GULFPORT, MS (WLOX) - George Schloegel has drawn a line in the sand. He's giving downtown Gulfport property owners until August 14th to show him how they'll clean their derelict or neglected lots. Otherwise, the mayor says, the city will do the cleaning for them, because he wants to put Katrina in Gulfport's rear view mirror.
Fresh oysters are now on the menu in downtown Gulfport. Bob Taylor just opened the Half Shell Oyster House at the corner of 13th Street and Highway 49.
"Food and atmosphere and service. I mean, if you can produce that, they'll come," he said.
But Taylor realizes his entrees have a better chance of succeeding if neighboring property owners spruce up their buildings.
"I see an administration that needs to step up and get on some people's behinds and get some work done," he said.
Last month, new Gulfport Mayor George Schloegel launched an initiative to wipe away Katrina's blemishes once and for all.
Ryan LaFontaine is the city's spokesman. He said what the mayor wants is for property owners to "begin making a plan, a real plan to remedy the problems."
The administration started its cleanup campaign by asking the owners of storm beaten downtown properties what their plans were for their messy lots. But just one person responded by the mayor's July 30th deadline.
"That is simply unacceptable," the mayor wrote in a newsletter he e-mails to the public. "We are very disappointed by the lack of response, which now forces the city to move forward without input from local property owners."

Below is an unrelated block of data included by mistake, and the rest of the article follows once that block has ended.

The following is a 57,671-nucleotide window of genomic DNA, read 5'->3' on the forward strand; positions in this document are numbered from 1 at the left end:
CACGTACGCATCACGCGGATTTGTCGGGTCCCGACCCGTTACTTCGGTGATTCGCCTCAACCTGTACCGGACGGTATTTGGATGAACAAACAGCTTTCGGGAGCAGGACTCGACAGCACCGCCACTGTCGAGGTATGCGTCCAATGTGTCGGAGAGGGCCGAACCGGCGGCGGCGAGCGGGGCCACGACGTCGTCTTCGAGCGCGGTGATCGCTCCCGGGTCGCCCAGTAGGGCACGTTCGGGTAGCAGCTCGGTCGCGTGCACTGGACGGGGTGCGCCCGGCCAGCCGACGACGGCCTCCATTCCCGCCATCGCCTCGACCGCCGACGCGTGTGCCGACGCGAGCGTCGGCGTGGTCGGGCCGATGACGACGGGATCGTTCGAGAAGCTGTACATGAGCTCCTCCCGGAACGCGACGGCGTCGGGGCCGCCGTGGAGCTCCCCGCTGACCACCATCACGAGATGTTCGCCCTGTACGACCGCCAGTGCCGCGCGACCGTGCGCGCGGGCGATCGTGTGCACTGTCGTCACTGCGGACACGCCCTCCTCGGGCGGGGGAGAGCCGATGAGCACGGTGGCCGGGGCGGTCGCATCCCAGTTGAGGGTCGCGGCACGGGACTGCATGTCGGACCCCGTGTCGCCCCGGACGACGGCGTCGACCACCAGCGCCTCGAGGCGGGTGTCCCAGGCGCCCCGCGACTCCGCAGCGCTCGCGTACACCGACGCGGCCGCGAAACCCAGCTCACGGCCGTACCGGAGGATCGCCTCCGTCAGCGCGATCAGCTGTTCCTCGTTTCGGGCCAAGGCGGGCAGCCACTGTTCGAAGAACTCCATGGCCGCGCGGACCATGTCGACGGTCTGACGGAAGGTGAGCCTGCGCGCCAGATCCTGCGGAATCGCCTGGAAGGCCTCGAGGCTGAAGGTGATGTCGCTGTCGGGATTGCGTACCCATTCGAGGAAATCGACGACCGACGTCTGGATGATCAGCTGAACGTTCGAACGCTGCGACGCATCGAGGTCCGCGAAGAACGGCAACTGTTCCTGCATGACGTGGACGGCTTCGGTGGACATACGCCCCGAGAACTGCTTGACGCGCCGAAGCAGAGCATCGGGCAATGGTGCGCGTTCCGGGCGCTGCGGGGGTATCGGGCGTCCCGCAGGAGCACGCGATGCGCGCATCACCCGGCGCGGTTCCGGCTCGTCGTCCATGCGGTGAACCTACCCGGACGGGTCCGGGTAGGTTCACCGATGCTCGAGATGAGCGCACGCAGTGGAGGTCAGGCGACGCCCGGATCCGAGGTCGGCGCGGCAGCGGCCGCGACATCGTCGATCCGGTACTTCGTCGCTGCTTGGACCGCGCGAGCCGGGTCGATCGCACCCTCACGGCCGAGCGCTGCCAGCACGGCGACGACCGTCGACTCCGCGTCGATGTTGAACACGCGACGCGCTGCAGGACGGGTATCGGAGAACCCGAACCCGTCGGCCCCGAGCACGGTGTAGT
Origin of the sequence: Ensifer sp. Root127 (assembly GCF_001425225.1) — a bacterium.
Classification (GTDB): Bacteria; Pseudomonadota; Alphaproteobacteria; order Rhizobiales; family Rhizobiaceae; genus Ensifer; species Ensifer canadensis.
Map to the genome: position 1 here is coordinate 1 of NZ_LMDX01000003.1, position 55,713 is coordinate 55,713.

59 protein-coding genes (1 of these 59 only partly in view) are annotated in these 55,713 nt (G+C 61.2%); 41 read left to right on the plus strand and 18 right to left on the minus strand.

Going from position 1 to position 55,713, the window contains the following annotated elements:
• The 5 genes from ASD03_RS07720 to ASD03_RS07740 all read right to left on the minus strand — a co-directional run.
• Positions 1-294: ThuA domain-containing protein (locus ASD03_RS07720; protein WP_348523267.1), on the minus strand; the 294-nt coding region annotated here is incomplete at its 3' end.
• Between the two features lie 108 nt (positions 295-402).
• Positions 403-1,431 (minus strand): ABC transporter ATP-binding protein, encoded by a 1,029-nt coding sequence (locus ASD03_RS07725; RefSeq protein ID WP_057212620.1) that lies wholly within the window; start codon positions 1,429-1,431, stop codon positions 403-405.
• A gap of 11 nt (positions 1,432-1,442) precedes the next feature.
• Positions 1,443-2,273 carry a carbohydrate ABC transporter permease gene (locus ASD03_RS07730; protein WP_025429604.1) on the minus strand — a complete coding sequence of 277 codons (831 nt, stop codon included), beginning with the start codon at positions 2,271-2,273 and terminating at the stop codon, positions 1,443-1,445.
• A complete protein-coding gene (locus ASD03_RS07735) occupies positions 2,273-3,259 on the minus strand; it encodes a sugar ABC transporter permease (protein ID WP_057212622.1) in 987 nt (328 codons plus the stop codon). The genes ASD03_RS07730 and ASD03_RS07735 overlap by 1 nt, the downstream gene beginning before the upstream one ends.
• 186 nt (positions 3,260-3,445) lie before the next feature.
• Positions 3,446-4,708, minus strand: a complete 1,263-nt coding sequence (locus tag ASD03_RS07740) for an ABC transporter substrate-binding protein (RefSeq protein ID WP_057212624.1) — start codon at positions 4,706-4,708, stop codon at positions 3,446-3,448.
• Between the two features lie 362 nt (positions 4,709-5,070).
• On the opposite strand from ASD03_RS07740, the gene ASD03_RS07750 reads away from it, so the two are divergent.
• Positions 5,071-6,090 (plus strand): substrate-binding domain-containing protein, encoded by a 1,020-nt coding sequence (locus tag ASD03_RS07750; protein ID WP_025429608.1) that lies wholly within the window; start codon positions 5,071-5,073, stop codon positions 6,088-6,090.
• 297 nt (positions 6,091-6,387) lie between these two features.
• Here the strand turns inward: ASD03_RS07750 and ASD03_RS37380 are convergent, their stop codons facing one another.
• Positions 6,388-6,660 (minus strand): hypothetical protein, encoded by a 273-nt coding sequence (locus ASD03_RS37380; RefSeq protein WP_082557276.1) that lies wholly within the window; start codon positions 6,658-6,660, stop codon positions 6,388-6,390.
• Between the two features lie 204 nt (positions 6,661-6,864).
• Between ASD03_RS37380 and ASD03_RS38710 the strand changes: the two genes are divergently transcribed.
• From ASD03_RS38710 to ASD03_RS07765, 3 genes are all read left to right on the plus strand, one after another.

"It was very disappointing," LaFontaine said.
Virgil Gillespie got one of those letters. He owns a variety of downtown properties, including the old Hill grocery on 23rd Avenue and 14th Street, a building he bought and gutted after the hurricane. When WLOX News called Gillespie and mentioned the mayor's clean up letter, he said, in a rather terse tone, "I'm the one making the investment. Why can't my city help me out, instead of writing me these ugly letters."
The administration just sent out a second clean up letter. It says the new deadline to respond to the mayor's clean up request is August 14th.
If that doesn't work, Taylor has an idea for any owner of a derelict property. "Either make the investment, or let somebody else give it a shot."
Mayor Schloegel's new letter says that after the new deadline, his administration will use any applicable city and state laws to rid the community of any storm damaged properties that appear to be neglected.